Washington's big dig aims to clean up 'nation's river'
The Potomac River has become polluted enough that residents are advised not to eat the fish that live in the river.
Wed, Dec 28, 2011 at 04:12 PM
WASHINGTON - Washington is starting to dig deep in a $2.6 billion underground solution aimed at helping clean up the polluted Potomac River and the ailing Chesapeake Bay, the biggest U.S. estuary.
In the U.S. capital's biggest public works project in more than 40 years, work started this fall to cut about 16 miles of tunnels to keep overflow sewage and stormwater from running into the Potomac.
The project, designed to be finished in 2025, is seen by environmentalists as part of resolving the next great water pollution challenge facing the United States — keeping fouled runoff out of lakes, streams and rivers.
The vast dig "is a dramatic piece of the puzzle to improve the water quality in the Potomac," said Carlton Ray, head of the District of Columbia's Clean Water Project.
For the 15 million tourists who visit Washington each year, the broad Potomac serves as a dramatic backdrop to the city's gleaming monuments and public buildings, like the Capitol and the Lincoln Memorial.
But the smoothly flowing waters of what admirers call "the nation's river" hide deep problems.
The Potomac carries so much sex-changing pollutants that male bass have been found carrying eggs. Swimming is banned after heavy rains because of polluted runoff.
Locals are warned about eating the Potomac's fish because of contamination from polychlorinated biphenyls, a likely carcinogen in humans.
The river and its almost 15,000-square-mile basin is the top source of sediments dumped into the Chesapeake Bay, a leading U.S. crab fishery and itself struggling to revive from decades of overfishing and pollution.
Report card: D
In its report card this year, the Potomac Conservancy, an environmental group, graded the Potomac at "D." It cited poor land use practices, new contaminants and continuing fights to control pollution.
"If we can't figure out how to clean up and be able to swim in a river and eat the fish you catch, if you can't do that in the nation's capital, what hope do we have?" asked Hedrick Belin, the Potomac Conservancy's president.
Washington's sewers project, which will use a tunneling machine the length of a football field, is aimed at eliminating 96 percent of one of the biggest sources of Potomac pollution — stormwater from the District of Columbia.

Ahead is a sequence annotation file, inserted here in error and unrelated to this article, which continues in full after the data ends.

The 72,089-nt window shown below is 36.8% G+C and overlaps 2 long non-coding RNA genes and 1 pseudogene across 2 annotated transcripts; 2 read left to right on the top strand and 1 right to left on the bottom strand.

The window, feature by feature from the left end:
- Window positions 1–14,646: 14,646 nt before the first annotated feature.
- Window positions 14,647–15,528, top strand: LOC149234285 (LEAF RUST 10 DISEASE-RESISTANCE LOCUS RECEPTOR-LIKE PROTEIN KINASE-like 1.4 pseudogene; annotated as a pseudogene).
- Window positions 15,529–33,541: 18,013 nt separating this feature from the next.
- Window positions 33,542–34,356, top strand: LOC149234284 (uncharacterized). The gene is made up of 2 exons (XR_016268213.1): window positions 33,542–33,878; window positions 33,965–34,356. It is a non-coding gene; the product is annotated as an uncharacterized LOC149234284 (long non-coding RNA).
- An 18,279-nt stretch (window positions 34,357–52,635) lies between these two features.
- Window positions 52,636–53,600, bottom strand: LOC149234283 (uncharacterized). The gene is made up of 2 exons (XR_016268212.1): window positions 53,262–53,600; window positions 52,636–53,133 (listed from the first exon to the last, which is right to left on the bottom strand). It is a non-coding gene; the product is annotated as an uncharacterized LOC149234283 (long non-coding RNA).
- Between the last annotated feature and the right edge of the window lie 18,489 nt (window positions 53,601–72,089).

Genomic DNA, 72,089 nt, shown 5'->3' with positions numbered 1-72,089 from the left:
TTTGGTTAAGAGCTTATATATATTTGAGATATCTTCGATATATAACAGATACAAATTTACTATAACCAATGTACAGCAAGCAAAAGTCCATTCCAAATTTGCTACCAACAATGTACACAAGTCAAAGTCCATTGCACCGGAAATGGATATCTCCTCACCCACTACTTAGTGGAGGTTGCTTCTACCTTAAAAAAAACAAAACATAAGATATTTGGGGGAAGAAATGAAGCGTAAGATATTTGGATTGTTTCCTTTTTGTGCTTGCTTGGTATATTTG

About one-third of Washington, including the White House and the Capitol, is hooked up to a 19th century sewer system that carries both sewage and stormwater into the Potomac and its District of Columbia tributaries, the Anacostia River and Rock Creek.
About 2.5 billion gallons of raw sewage mixed with rainwater is swept into the river each year when Washington's sewers back up from heavy rain, fouling the river.
"Basically, anytime it rains we have overflow events," said Ray, the project's chief.
The new project, set up under a 2005 federal consent decree, is designed to hold millions of gallons of runoff until it can be pumped out and treated.
Part of the cost of the dig, Washington's biggest public works project since the building of its subway, will be defrayed by the District's impervious surfaces tax. The levy taxes surfaces that feed runoff and was doubled in October.
The passage of the 1972 Clean Water Act helped shut off much of U.S. pollution from single sources, like factories. The biggest culprit now is water sheeting off roads, farms, houses and urban areas that sweeps waste into lakes, rivers and streams, environmentalists said.
"Most of the pollution is not coming out of a big pipe, a big plant. It is coming from water flowing off surfaces," said the Potomac Conservancy's Belin.
Tim Guilfoile, deputy director of the Sierra Club's Water Sentinels program, estimated about 60 percent of U.S. water pollution comes from runoff mixed with manure, pet waste, fertilizers, oil, chemicals and trash.
The problem is especially acute in areas like Washington and its sprawling suburbs, where development has stripped land cover and replaced it with surfaces like houses, parking lots and roads that feed runoff.
For example, Prince George's County, which borders the District of Columbia, lost half its forest cover from 1993 to 2007, the Potomac Conservancy said.
One inch of rain can produce from 1,000 to 1,500 gallons of runoff from a 1,500-square-foot roof, Guilfoile said.
"The only way we can have an impact (in controlling pollution) is to change how we handle stormwater," he said.
The Environmental Protection Agency (EPA) required the District of Columbia in October to take a raft of steps to cut runoff further. They include roof gardens, planting trees, refitting drainage and that 1.2 inches of rain be retained on a development's site in a 24-hour storm.
Ray, the tunnel project's director, said the District of Columbia was in talks with the EPA about building swales, or marshy troughs filled with vegetation, and other green structures to hold runoff, and cut the dig's price tag.
"If we can show it's successful, we can spend millions and millions of dollars on green infrastructure and reduce the gray infrastructure" of the concrete tunnels, he said.
(Reporting By Ian Simpson; Editing by Jerry Norton)